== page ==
In late 1997 the bubble burst, banks pulled out, demanding immediate repayment of some $60billion in short-term loans which nearly pushed Korean banking system to bankruptcy.
On reaction banks cut loans to highly indebted domestic corporations, forcing them towards brink of insolvency. Korea then turned to IMF for help to pay its foreign creditors and control of Korean economy was handed over.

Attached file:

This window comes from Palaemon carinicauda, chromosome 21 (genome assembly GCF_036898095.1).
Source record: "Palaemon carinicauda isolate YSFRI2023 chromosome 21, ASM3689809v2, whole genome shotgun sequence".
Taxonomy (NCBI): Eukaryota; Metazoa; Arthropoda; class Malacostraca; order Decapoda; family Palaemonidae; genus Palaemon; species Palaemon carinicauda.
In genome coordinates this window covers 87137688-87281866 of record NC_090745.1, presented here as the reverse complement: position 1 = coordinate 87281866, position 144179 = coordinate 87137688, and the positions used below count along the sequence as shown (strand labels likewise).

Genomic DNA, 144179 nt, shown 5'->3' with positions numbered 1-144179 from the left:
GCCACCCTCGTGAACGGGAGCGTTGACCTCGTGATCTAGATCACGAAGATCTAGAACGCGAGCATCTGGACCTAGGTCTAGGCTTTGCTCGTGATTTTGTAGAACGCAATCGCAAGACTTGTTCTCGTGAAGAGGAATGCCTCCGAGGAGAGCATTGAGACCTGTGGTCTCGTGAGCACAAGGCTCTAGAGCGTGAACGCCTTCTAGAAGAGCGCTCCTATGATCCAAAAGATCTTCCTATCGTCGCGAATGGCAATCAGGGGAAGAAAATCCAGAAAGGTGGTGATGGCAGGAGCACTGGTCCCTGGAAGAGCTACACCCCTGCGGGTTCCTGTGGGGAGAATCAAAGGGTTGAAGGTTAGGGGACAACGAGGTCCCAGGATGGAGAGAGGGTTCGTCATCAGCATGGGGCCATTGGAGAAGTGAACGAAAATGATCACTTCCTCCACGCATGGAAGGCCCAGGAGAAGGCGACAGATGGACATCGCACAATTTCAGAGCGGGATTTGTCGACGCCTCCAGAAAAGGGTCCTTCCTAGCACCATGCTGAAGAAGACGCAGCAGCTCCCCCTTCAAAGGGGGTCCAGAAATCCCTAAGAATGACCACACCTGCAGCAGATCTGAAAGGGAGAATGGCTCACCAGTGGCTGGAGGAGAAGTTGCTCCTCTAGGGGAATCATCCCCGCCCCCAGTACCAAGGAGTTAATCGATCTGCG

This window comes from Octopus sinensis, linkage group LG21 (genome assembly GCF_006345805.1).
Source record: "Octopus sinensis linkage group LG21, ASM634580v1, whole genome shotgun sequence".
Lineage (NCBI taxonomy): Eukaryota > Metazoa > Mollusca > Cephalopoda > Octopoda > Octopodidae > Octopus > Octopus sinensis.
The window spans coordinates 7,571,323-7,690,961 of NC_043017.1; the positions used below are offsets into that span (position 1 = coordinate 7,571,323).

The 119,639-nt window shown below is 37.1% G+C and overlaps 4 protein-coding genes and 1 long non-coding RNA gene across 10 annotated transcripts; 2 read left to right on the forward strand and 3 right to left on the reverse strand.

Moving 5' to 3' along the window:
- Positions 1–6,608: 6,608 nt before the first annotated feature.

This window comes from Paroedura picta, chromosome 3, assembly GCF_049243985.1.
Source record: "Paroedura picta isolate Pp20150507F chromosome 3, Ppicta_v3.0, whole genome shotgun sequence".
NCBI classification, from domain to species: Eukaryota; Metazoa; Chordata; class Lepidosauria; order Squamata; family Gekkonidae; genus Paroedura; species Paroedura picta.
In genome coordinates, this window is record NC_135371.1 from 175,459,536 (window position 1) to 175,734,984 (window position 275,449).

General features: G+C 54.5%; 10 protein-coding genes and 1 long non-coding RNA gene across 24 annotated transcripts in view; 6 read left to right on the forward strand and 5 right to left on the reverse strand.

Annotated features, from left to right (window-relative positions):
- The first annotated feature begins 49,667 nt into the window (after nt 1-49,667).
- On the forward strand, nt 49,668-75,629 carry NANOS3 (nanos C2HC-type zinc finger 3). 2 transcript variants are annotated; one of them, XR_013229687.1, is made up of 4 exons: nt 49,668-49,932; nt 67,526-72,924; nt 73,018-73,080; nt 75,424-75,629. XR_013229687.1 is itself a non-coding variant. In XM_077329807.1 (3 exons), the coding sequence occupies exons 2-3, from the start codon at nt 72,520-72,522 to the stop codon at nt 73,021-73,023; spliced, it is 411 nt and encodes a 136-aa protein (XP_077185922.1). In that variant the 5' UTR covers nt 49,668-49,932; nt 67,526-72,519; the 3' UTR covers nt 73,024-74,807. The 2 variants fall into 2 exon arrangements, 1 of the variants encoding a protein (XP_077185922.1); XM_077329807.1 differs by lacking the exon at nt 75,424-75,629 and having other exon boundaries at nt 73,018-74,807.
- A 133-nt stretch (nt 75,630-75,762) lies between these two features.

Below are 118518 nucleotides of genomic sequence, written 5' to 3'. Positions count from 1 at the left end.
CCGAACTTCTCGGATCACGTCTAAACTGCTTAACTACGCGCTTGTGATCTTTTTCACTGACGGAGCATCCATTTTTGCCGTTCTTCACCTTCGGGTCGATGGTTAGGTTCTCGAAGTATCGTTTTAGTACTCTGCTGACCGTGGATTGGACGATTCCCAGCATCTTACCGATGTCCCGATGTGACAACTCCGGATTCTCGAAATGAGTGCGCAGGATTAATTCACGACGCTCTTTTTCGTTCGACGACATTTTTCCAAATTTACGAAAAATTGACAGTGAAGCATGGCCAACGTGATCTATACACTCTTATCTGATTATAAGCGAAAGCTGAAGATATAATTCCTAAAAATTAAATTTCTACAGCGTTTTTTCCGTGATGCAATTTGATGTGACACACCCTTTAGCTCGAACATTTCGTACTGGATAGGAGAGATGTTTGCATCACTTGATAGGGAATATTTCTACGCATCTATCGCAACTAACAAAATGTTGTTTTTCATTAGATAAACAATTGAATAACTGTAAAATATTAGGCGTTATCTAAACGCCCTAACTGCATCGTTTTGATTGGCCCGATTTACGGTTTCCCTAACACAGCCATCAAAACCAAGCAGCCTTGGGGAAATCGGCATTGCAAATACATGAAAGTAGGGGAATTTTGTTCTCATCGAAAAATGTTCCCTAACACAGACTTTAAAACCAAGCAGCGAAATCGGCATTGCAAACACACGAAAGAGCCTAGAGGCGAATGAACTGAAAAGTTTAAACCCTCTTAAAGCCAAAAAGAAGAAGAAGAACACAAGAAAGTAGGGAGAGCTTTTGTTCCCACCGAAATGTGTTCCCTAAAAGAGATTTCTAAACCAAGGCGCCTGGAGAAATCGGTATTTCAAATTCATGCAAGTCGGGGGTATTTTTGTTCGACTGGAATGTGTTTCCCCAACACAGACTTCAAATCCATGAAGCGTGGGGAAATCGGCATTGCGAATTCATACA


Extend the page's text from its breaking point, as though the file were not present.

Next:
IMF took advantage of the situation. Instead of restoring control over captital flows (like Malaysia) IMF used the opportunity to destroy what remained of its East Asian model and replaced it with a market-driven neoliberal system.